Skepticism concerning the transatlantic “community of values”

In the discussion which followed skepticism was expressed by some members the audience. Among the concerns was the view of a European Parliament deputy who had some doubts concerning the “viability” of a “Community of principles in transatlantic relations”. He pointed to a certain “double standard” on the US side, exemplified by Guantanamo, the use of torture, and the 2003 Iraq war which had been based on wrong facts. Another discussant spoke about the “violation of certain principles of the Atlantic Charter” which in the 1940ies had affirmed the right of nations to self–determination, including religious freedom and the freedom of use of language for ethnic groups. This however was put into question by last year’s Kiev government decision that passed a law banning the use of Russian language for the Russian ethnic community in Ukraine.

Another contribution focused on the double meaning of the term “democracy” in the US , which, as the discussant put it, was put into question by the Koch brothers, two of the richest US oligarchs who decided to channel $ 1 Billion into the republican electoral campaign, in order to bring about a regime change in the US.  Lastly the discussion about the NSA affair, the spying on political friends (Germany) which - as one seasoned participant illustrated - can be compared to a football team playing against another where the member of one football team attacks members of his own defense team by kicking them down.

Henry Kissinger’s critical view

The event demonstrated the necessity for frank discussions on both sides of the Atlantic, rather than engaging in empty rhetoric about the “community of values”. In mid-February, 91 year old Dr. Henry Kissinger gave an interview to the Swiss magazine “Weltwoche” in which he emphasized that he considered the “Ukraine crisis as a tragedy”. He pointed to some obvious mistakes which were committed by the West, including the fact that the Ukraine association negotiations with the EU were turned into a dominant “domestic” issue; the financial conditions for joining the EU association were so harsh, Kissinger stated, that Russia saw a chance to offer credits to the Ukraine. At that point the Europeans panicked and when Russia proposed triangular negotiations, these were in turn rejected by the Europeans.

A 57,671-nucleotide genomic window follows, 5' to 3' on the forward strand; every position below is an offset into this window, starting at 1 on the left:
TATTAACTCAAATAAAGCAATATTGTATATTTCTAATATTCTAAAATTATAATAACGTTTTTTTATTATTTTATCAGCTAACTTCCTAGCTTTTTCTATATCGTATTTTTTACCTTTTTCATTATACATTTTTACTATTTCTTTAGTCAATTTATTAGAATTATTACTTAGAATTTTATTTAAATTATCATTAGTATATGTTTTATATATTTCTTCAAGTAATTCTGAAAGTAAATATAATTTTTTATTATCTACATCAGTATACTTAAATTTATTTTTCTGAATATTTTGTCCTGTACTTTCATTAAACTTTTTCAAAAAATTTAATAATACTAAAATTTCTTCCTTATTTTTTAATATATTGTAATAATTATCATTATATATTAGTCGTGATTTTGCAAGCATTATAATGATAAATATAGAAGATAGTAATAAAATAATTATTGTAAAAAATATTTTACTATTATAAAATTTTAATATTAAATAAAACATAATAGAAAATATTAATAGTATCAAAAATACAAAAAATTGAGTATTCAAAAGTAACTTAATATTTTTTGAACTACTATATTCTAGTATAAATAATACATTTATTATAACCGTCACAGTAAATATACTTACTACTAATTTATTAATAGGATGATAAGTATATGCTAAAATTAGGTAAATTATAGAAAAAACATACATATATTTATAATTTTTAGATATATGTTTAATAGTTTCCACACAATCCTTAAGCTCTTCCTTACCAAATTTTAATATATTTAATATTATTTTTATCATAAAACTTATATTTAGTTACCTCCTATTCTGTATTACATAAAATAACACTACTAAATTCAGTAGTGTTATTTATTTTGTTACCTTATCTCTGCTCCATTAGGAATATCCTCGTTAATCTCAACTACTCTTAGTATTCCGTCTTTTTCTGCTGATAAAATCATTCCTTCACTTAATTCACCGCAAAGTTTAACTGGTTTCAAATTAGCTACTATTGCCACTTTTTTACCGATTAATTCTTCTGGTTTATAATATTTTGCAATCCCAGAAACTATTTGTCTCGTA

the future of Russia, the Ukraine, Europe and US is at stake

The big “sin” of the state leaders, as Kissinger stated, was that nobody saw what was at stake and said “wait a moment, the future of Russia, the Ukraine, Europe and US is at stake. Where are we heading to?  “I don’t justify annexation of Crimea”, Kissinger said.  “This is not the issue. But the point is that the West missed the chance by not understanding up to this day that this crisis could have been used to keep Russia within the community rather than driving Russia into isolation. But with this opinion I stand alone. What is instead needed is a conceptual discussion with President Putin.”